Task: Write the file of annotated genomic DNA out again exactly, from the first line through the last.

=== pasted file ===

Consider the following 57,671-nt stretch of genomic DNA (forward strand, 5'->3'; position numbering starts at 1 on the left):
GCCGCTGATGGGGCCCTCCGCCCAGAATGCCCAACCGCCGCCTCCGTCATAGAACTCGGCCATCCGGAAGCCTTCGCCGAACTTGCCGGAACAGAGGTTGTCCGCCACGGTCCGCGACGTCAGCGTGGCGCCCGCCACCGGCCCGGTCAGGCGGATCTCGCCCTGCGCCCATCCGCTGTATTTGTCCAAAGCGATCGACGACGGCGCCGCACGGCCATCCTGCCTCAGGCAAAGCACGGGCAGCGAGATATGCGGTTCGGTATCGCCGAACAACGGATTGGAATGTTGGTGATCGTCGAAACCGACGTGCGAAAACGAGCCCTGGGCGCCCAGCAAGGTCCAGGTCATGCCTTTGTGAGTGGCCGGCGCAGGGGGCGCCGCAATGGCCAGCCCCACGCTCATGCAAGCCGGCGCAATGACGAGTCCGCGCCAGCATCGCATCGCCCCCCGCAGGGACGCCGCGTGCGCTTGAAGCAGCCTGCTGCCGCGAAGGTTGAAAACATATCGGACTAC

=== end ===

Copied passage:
Consider the following 57,671-nt stretch of genomic DNA (forward strand, 5'->3'; position numbering starts at 1 on the left):
GCCGCTGATGGGGCCCTCCGCCCAGAATGCCCAACCGCCGCCTCCGTCATAGAACTCGGCCATCCGGAAGCCTTCGCCGAACTTGCCGGAACAGAGGTTGTCCGCCACGGTCCGCGACGTCAGCGTGGCGCCCGCCACCGGCCCGGTCAGGCGGATCTCGCCCTGCGCCCATCCGCTGTATTTGTCCAAAGCGATCGACGACGGCGCCGCACGGCCATCCTGCCTCAGGCAAAGCACGGGCAGCGAGATATGCGGTTCGGTATCGCCGAACAACGGATTGGAATGTTGGTGATCGTCGAAACCGACGTGCGAAAACGAGCCCTGGGCGCCCAGCAAGGTCCAGGTCATGCCTTTGTGAGTGGCCGGCGCAGGGGGCGCCGCAATGGCCAGCCCCACGCTCATGCAAGCCGGCGCAATGACGAGTCCGCGCCAGCATCGCATCGCCCCCCGCAGGGACGCCGCGTGCGCTTGAAGCAGCCTGCTGCCGCGAAGGTTGAAAACATATCGGACTAC